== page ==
From June 1, Facebook customers will have to pay an additional 5% value added tax (VAT) when running ads in Vietnam.
This content has just been officially announced on the “Business Help Center” page of Meta – the parent company of Facebook. The above policy is applied to customers who set Vietnam as the target country to run ads.
“VAT is added whenever you’re charged for your ads, regardless of whether you’re buying Facebook ads for business or personal purposes,” the announcement states.
The company recommends that customers add a Vietnamese tax code in their payment settings, although it’s not required to start running ads on Facebook. When you have registered for VAT and provided a tax code, the information will be displayed on the customer’s advertising receipt. This can help them get a partial refund of VAT paid under the guidance of the General Department of Taxation.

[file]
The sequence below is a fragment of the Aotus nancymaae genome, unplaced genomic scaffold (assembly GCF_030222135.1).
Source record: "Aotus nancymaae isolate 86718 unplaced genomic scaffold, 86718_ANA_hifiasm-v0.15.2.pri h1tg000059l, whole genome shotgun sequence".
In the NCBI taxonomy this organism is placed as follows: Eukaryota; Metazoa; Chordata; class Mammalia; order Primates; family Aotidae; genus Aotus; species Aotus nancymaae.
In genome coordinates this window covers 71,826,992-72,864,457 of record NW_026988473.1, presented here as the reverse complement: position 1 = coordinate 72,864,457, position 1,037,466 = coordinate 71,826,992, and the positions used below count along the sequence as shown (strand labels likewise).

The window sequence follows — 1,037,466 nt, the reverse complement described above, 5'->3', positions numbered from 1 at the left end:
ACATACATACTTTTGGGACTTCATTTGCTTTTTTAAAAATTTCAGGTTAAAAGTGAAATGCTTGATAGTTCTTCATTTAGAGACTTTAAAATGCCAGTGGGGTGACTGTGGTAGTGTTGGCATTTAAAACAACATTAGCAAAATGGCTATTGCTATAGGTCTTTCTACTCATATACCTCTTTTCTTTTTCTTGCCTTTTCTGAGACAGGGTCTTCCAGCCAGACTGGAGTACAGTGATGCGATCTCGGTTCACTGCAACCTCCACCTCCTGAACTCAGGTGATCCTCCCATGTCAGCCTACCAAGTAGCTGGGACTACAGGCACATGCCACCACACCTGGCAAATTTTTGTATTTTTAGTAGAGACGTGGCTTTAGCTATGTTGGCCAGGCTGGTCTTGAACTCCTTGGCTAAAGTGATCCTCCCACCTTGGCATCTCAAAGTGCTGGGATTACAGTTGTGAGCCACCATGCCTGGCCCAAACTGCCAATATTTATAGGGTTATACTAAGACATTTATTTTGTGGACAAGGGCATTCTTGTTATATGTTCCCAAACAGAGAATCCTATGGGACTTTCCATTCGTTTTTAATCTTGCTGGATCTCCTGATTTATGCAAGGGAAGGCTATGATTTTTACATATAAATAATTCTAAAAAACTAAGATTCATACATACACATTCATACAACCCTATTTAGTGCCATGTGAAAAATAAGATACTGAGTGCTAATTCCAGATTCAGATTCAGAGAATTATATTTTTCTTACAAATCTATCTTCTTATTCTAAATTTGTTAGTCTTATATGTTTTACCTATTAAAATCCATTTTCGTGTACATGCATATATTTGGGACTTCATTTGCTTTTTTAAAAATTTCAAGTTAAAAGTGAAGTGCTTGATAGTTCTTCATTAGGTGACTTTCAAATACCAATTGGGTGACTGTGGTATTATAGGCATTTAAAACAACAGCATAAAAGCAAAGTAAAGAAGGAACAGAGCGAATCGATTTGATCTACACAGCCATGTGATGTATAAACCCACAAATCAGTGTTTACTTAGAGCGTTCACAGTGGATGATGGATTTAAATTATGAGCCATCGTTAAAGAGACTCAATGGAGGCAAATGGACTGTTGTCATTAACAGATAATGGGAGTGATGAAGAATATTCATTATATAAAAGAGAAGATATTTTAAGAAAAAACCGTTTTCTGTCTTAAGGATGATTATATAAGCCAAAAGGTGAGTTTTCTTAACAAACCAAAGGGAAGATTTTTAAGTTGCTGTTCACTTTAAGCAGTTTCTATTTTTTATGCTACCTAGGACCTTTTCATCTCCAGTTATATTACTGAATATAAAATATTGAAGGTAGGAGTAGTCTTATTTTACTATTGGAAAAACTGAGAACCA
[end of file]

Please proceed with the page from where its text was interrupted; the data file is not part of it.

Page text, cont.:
However, Facebook notes that the company is unable to advise advertisers further on tax matters. “If you have tax questions, we recommend that you contact your tax advisor or local tax authority,” the notice read.
On May 20, within the framework of Prime Minister Pham Minh Chinh’s working visit to the US, representatives of the Public Policy Department of Meta had a meeting and discussed with the Prime Minister, the Ministry of Planning and Investment. . Meta said that it will register, declare and pay tax on foreign contractors in Vietnam.
Previously, in April, Meta had a meeting and discussed with the General Department of Taxation to clarify the implementation of Circular 80 (about the mechanism of registration, declaration and payment of tax for foreign contractors) in Vietnam. .
According to the Ministry of Finance, the tax industry in recent years has collected nearly 5,000 billion VND through organizations in Vietnam (tax paid on behalf of foreign contractors).
In which, many large enterprises have paid taxes such as Facebook paying 1,694 billion VND, Google paying 1,618 billion VND, Microsoft paying 576 billion VND. Particularly in 2021, tax revenue from cross-border services will reach VND 1,317 billion, up 15.2% compared to 2020.